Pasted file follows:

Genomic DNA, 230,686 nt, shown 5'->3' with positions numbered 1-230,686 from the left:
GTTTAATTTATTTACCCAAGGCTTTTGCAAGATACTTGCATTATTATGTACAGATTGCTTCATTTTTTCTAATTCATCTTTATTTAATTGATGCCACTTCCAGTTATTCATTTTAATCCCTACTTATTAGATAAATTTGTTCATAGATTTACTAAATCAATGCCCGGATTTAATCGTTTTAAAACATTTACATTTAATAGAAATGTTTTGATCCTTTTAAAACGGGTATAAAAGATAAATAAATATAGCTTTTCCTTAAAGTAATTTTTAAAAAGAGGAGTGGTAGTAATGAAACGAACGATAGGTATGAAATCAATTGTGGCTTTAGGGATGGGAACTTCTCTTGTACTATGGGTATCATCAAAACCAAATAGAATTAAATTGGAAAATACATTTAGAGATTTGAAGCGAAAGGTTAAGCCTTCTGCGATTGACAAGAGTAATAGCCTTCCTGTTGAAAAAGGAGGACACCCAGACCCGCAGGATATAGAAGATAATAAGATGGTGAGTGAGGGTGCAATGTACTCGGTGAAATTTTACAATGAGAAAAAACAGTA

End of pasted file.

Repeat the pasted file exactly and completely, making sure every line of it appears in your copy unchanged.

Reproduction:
Genomic DNA, 230,686 nt, shown 5'->3' with positions numbered 1-230,686 from the left:
GTTTAATTTATTTACCCAAGGCTTTTGCAAGATACTTGCATTATTATGTACAGATTGCTTCATTTTTTCTAATTCATCTTTATTTAATTGATGCCACTTCCAGTTATTCATTTTAATCCCTACTTATTAGATAAATTTGTTCATAGATTTACTAAATCAATGCCCGGATTTAATCGTTTTAAAACATTTACATTTAATAGAAATGTTTTGATCCTTTTAAAACGGGTATAAAAGATAAATAAATATAGCTTTTCCTTAAAGTAATTTTTAAAAAGAGGAGTGGTAGTAATGAAACGAACGATAGGTATGAAATCAATTGTGGCTTTAGGGATGGGAACTTCTCTTGTACTATGGGTATCATCAAAACCAAATAGAATTAAATTGGAAAATACATTTAGAGATTTGAAGCGAAAGGTTAAGCCTTCTGCGATTGACAAGAGTAATAGCCTTCCTGTTGAAAAAGGAGGACACCCAGACCCGCAGGATATAGAAGATAATAAGATGGTGAGTGAGGGTGCAATGTACTCGGTGAAATTTTACAATGAGAAAAAACAGTA